2. Solmyr ibn Wali Barad

        Re: Rewrite the software

        Jawohl, Herr Oberhurenjägerführer!

  3. Anonymous Coward
    Anonymous Coward

    The 'two low level guys' who are to blame for all of this have a lot to answer for.

  4. andreas koch
    Thumb Up

    Time to get rich

    by buying VW shares, which will surely fall quite a bit.

    For about 6 to 9 months.

    What does Worstall think about it?

    1. Anonymous Coward
      Anonymous Coward

      Re: Time to get rich

      Nope. Here is your example why:

      https://uk.finance.yahoo.com/echarts?s=BP.L#symbol=BP.L;range=5y

      Expand beyond 5 years and see where DeepWater Horizon was (it is a couple of months outside the 5y window). Did the share price recover after it? No. Not in 6 months, not in 9 months, not at all.

      {Worstall Mode}

      We are presently in a state of oversupply and zero-to-negative growth across the world economy. The sole reason Eu and USA is not deflation is dark magic by the central banks. If that dark magic is subtracted, we should be in a deflationary state. In a deflationary environment nearly all stocks related to manufacturing are overvalued because deflationary environment guarantees no short-mid term growth of manufacturing, so a disaster driven downward adjustment is a long term one, not a dip and pop.

      {/Worstall Mode}

      1. allthecoolshortnamesweretaken

        Re: Time to get rich

        Upvoted for 'Worstall Mode'. Mind if I'd borrow that from time to time?

        1. This post has been deleted by its author

        2. Anonymous Coward
          Anonymous Coward

          Re: Time to get rich

          Upvoted for 'Worstall Mode'. Mind if I'd borrow that from time to time?

          Just use "Blinkered Economist" instead. Same thing. ;)

      2. Anonymous Coward
        Anonymous Coward

        Re: Time to get rich

        "dark magic by the central banks"

        This dark magic would presumably be like dark energy and dark matter and accounts for 96% of the share price of social media companies?

        1. Alistair Silver badge
          Windows

          Re: Time to get rich

          Sorry Arnaut:

          This dark magic would presumably be like dark energy and dark matter and accounts for 9699.99995% of the share price of social media companies?

          I have to fix that typo for you.....

          1. Trigonoceps occipitalis

            Re: Time to get rich

            I don't know but I'll tell you after I have asked the Arch Chancellor.

          2. Anonymous Coward
            Anonymous Coward

            Re: Time to get rich

            "I have to fix that typo for you."

            Even Enron had some share value - all those expensive office chairs were worth something. Social media companies probably have an awful lot of servers and Macs.

            Let's say 5 nines rather than 6?

    2. Anonymous Coward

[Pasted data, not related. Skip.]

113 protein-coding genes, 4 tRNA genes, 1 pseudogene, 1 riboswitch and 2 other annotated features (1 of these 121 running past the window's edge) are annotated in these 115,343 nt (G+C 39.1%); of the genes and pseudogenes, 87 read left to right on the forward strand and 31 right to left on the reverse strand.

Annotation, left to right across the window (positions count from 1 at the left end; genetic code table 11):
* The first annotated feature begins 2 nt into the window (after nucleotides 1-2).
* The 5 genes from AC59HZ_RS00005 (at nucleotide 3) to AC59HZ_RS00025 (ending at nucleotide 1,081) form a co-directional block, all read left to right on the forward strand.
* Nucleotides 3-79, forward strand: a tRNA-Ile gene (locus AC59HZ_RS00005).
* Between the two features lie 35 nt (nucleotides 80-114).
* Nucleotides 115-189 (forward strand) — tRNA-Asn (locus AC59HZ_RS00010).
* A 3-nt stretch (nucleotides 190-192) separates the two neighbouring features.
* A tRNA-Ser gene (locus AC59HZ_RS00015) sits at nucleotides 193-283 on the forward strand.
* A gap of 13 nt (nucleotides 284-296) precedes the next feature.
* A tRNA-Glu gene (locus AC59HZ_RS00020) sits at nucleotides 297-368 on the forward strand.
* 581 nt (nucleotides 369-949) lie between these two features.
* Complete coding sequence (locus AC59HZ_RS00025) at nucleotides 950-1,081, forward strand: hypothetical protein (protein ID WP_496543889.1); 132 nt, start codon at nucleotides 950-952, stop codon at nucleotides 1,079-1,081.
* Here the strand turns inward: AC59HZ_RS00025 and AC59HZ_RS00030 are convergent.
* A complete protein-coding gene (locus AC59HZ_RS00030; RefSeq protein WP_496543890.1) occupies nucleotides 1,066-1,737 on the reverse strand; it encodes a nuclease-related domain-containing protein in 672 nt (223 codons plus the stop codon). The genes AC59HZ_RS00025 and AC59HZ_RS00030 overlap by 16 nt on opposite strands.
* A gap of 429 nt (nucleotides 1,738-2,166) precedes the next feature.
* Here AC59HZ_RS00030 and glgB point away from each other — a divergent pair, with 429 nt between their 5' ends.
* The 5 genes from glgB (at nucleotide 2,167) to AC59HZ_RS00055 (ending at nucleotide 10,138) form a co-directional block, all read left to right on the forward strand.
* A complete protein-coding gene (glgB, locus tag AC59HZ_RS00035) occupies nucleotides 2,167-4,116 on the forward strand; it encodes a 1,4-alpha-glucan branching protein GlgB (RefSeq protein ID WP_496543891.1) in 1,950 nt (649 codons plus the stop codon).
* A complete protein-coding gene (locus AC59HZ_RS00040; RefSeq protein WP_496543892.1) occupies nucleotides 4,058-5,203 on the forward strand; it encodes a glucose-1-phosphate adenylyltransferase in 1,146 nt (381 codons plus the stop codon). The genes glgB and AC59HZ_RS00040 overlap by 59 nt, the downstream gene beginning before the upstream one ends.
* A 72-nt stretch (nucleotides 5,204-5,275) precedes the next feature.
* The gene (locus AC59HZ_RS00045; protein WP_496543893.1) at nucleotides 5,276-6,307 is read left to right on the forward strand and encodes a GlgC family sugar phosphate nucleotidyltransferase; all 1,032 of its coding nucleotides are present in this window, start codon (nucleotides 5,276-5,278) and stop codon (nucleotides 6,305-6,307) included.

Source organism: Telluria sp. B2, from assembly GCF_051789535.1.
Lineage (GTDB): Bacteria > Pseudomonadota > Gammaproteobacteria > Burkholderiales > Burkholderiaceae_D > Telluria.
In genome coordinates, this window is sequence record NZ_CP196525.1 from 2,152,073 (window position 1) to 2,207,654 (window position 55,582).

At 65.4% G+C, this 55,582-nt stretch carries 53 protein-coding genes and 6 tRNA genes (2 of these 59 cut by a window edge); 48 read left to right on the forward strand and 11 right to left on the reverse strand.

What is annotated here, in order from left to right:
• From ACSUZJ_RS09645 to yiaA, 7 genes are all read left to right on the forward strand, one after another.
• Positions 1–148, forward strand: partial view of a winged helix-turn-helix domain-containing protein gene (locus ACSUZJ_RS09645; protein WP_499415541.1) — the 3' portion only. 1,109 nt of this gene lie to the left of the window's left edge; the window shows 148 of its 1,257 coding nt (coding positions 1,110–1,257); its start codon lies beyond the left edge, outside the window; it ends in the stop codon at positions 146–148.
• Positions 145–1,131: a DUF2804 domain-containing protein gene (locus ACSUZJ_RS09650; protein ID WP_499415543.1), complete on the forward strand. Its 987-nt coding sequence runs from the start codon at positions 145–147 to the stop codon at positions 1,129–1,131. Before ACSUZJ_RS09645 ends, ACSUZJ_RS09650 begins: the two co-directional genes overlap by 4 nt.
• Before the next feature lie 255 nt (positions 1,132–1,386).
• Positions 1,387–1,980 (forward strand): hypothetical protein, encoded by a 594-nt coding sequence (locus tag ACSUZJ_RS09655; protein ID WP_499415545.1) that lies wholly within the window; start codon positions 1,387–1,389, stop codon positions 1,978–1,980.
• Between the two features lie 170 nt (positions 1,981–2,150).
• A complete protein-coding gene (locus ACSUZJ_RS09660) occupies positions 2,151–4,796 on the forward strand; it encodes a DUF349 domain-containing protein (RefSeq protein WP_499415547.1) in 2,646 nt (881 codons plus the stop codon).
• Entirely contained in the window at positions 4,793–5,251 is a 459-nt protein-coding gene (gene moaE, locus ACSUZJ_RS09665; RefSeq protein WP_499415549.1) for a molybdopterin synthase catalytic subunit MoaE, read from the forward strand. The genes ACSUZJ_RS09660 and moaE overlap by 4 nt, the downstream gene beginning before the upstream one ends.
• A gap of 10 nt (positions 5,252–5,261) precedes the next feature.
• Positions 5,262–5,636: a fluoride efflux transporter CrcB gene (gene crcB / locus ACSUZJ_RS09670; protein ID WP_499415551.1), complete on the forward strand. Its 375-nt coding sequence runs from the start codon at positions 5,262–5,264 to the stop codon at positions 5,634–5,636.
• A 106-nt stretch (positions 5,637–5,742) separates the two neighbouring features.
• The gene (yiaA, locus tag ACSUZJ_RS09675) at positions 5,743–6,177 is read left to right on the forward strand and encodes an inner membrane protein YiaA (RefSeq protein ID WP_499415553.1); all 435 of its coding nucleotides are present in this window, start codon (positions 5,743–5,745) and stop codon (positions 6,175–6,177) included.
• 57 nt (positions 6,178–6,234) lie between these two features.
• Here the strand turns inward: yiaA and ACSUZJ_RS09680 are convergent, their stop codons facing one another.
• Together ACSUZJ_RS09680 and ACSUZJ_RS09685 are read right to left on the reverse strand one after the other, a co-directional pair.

Anonymous Coward

      Re: Time to get rich

      VW shares are a punt at this point.

      It's not really the cost of the scandal that's at issue. That has a one-time impact on the share price which, however many $Bn, is easy for investors to plan for in valuing the stock.

      The bigger issue for VW here is the question of how far off their fuel efficiency numbers really were and how, if at all, they can fix that. If they can't then their share price is likely to go down rather than up in the same way that Tesco has struggled to recover not from the fact of the scandal itself but from the difficulty in doing business without recourse to the tactics that got them in trouble.

      Shares often overcorrect and then rebound when scandals turn out to be easy to fix. When it transpires that the company is uncompetitive without cheating the scandal can precipitate a much deeper long-term decline.

      1. chivo243 Silver badge

        Re: Not the Time to get rich

        I got two tips for ya:

        Buy low, sell high, and don't take any wooden nickels...

        Wait until the stock prices have fallen, really fallen before you buy. I would say wait until 2016, late 2016... I have a feeling we're only seeing the tip of the iceberg here.

        1. Solmyr ibn Wali Barad

          Re: Not the Time to get rich

          "Buy low, sell high, and don't take any wooden nickels..."

          Careful now. That's probably covered by a business process patent.

    3. Anonymous Coward
      Anonymous Coward

      Re: Time to get rich

      This isn't a flash in the pan scandal where it is all over now. The problem VW face is that potentially this could hurt them to the point of bankruptcy.

      Although a very rich manufacturer there are a number of issues. FIrstly there is the cost of recalls worldwide, then there is the cost of fines from various Governments which could be many billions, then there is the cost of lawsuits from individuals and companies and finally and demand for compensation.